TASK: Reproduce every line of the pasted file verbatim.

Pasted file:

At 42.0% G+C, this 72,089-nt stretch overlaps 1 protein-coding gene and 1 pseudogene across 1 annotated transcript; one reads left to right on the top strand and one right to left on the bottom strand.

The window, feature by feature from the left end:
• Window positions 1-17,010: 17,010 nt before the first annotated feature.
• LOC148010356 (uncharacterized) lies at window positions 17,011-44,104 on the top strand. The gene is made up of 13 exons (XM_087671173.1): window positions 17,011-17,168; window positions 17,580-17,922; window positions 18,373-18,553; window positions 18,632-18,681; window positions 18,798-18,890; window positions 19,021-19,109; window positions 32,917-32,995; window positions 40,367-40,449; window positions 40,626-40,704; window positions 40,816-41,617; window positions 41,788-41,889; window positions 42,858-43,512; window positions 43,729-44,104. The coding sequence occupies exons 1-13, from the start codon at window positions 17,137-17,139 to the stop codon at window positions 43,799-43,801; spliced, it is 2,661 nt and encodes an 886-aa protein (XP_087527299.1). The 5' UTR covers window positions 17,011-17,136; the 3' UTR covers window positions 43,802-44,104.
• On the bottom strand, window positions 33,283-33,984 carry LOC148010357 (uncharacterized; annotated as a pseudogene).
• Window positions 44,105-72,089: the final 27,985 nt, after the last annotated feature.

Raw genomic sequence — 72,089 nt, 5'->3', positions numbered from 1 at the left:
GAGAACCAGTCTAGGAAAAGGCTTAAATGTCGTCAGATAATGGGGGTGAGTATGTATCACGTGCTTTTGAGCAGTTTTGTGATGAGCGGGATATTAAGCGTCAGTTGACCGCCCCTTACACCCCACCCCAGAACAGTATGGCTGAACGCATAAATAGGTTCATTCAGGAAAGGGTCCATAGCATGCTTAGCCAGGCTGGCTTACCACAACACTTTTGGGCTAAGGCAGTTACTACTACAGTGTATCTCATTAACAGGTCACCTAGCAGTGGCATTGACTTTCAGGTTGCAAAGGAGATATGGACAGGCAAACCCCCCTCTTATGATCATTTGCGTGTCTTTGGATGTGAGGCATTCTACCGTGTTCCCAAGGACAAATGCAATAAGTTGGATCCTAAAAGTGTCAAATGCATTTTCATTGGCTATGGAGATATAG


At 42.0% G+C, this 72,089-nt stretch overlaps 1 protein-coding gene and 1 pseudogene across 1 annotated transcript; one reads left to right on the top strand and one right to left on the bottom strand.

The window, feature by feature from the left end:
• Window positions 1-17,010: 17,010 nt before the first annotated feature.
• LOC148010356 (uncharacterized) lies at window positions 17,011-44,104 on the top strand. The gene is made up of 13 exons (XM_087671173.1): window positions 17,011-17,168; window positions 17,580-17,922; window positions 18,373-18,553; window positions 18,632-18,681; window positions 18,798-18,890; window positions 19,021-19,109; window positions 32,917-32,995; window positions 40,367-40,449; window positions 40,626-40,704; window positions 40,816-41,617; window positions 41,788-41,889; window positions 42,858-43,512; window positions 43,729-44,104. The coding sequence occupies exons 1-13, from the start codon at window positions 17,137-17,139 to the stop codon at window positions 43,799-43,801; spliced, it is 2,661 nt and encodes an 886-aa protein (XP_087527299.1). The 5' UTR covers window positions 17,011-17,136; the 3' UTR covers window positions 43,802-44,104.
• On the bottom strand, window positions 33,283-33,984 carry LOC148010357 (uncharacterized; annotated as a pseudogene).
• Window positions 44,105-72,089: the final 27,985 nt, after the last annotated feature.

Raw genomic sequence — 72,089 nt, 5'->3', positions numbered from 1 at the left:
GAGAACCAGTCTAGGAAAAGGCTTAAATGTCGTCAGATAATGGGGGTGAGTATGTATCACGTGCTTTTGAGCAGTTTTGTGATGAGCGGGATATTAAGCGTCAGTTGACCGCCCCTTACACCCCACCCCAGAACAGTATGGCTGAACGCATAAATAGGTTCATTCAGGAAAGGGTCCATAGCATGCTTAGCCAGGCTGGCTTACCACAACACTTTTGGGCTAAGGCAGTTACTACTACAGTGTATCTCATTAACAGGTCACCTAGCAGTGGCATTGACTTTCAGGTTGCAAAGGAGATATGGACAGGCAAACCCCCCTCTTATGATCATTTGCGTGTCTTTGGATGTGAGGCATTCTACCGTGTTCCCAAGGACAAATGCAATAAGTTGGATCCTAAAAGTGTCAAATGCATTTTCATTGGCTATGGAGATATAG